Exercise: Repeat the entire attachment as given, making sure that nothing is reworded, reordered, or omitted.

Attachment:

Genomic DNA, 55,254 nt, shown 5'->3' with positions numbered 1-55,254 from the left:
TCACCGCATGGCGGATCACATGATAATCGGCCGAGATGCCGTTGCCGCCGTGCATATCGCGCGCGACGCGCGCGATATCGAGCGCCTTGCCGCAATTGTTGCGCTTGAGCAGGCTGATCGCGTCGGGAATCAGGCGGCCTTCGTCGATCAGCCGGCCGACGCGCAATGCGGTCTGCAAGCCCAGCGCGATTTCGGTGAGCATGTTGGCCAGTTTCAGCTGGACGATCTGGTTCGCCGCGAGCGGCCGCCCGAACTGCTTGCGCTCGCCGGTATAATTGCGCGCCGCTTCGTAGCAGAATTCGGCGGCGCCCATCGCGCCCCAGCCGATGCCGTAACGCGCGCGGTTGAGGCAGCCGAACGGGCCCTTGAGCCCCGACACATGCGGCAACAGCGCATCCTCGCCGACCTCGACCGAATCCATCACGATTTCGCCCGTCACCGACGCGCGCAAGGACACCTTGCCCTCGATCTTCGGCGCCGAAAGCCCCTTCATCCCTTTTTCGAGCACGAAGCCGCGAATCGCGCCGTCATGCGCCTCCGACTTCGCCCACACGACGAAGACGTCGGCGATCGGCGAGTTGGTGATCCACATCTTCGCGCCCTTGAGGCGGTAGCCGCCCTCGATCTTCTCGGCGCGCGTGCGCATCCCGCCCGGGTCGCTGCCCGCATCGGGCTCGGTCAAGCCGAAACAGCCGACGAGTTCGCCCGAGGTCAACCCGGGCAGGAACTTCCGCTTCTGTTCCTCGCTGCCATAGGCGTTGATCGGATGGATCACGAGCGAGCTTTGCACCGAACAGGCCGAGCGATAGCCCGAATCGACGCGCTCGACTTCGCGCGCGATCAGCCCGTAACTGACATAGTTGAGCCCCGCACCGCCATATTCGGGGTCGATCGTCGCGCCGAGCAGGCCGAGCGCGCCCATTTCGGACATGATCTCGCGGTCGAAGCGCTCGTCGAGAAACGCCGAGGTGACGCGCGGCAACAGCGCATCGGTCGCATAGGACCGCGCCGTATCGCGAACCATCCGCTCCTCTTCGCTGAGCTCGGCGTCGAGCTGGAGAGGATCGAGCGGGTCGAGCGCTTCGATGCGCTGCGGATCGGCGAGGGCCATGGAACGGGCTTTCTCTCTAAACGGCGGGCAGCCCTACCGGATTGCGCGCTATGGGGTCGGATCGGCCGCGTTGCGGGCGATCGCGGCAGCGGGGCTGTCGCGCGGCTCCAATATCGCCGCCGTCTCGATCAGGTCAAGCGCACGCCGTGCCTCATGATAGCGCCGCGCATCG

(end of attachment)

Genomic DNA, 55,254 nt, shown 5'->3' with positions numbered 1-55,254 from the left:
TCACCGCATGGCGGATCACATGATAATCGGCCGAGATGCCGTTGCCGCCGTGCATATCGCGCGCGACGCGCGCGATATCGAGCGCCTTGCCGCAATTGTTGCGCTTGAGCAGGCTGATCGCGTCGGGAATCAGGCGGCCTTCGTCGATCAGCCGGCCGACGCGCAATGCGGTCTGCAAGCCCAGCGCGATTTCGGTGAGCATGTTGGCCAGTTTCAGCTGGACGATCTGGTTCGCCGCGAGCGGCCGCCCGAACTGCTTGCGCTCGCCGGTATAATTGCGCGCCGCTTCGTAGCAGAATTCGGCGGCGCCCATCGCGCCCCAGCCGATGCCGTAACGCGCGCGGTTGAGGCAGCCGAACGGGCCCTTGAGCCCCGACACATGCGGCAACAGCGCATCCTCGCCGACCTCGACCGAATCCATCACGATTTCGCCCGTCACCGACGCGCGCAAGGACACCTTGCCCTCGATCTTCGGCGCCGAAAGCCCCTTCATCCCTTTTTCGAGCACGAAGCCGCGAATCGCGCCGTCATGCGCCTCCGACTTCGCCCACACGACGAAGACGTCGGCGATCGGCGAGTTGGTGATCCACATCTTCGCGCCCTTGAGGCGGTAGCCGCCCTCGATCTTCTCGGCGCGCGTGCGCATCCCGCCCGGGTCGCTGCCCGCATCGGGCTCGGTCAAGCCGAAACAGCCGACGAGTTCGCCCGAGGTCAACCCGGGCAGGAACTTCCGCTTCTGTTCCTCGCTGCCATAGGCGTTGATCGGATGGATCACGAGCGAGCTTTGCACCGAACAGGCCGAGCGATAGCCCGAATCGACGCGCTCGACTTCGCGCGCGATCAGCCCGTAACTGACATAGTTGAGCCCCGCACCGCCATATTCGGGGTCGATCGTCGCGCCGAGCAGGCCGAGCGCGCCCATTTCGGACATGATCTCGCGGTCGAAGCGCTCGTCGAGAAACGCCGAGGTGACGCGCGGCAACAGCGCATCGGTCGCATAGGACCGCGCCGTATCGCGAACCATCCGCTCCTCTTCGCTGAGCTCGGCGTCGAGCTGGAGAGGATCGAGCGGGTCGAGCGCTTCGATGCGCTGCGGATCGGCGAGGGCCATGGAACGGGCTTTCTCTCTAAACGGCGGGCAGCCCTACCGGATTGCGCGCTATGGGGTCGGATCGGCCGCGTTGCGGGCGATCGCGGCAGCGGGGCTGTCGCGCGGCTCCAATATCGCCGCCGTCTCGATCAGGTCAAGCGCACGCCGTGCCTCATGATAGCGCCGCGCATCG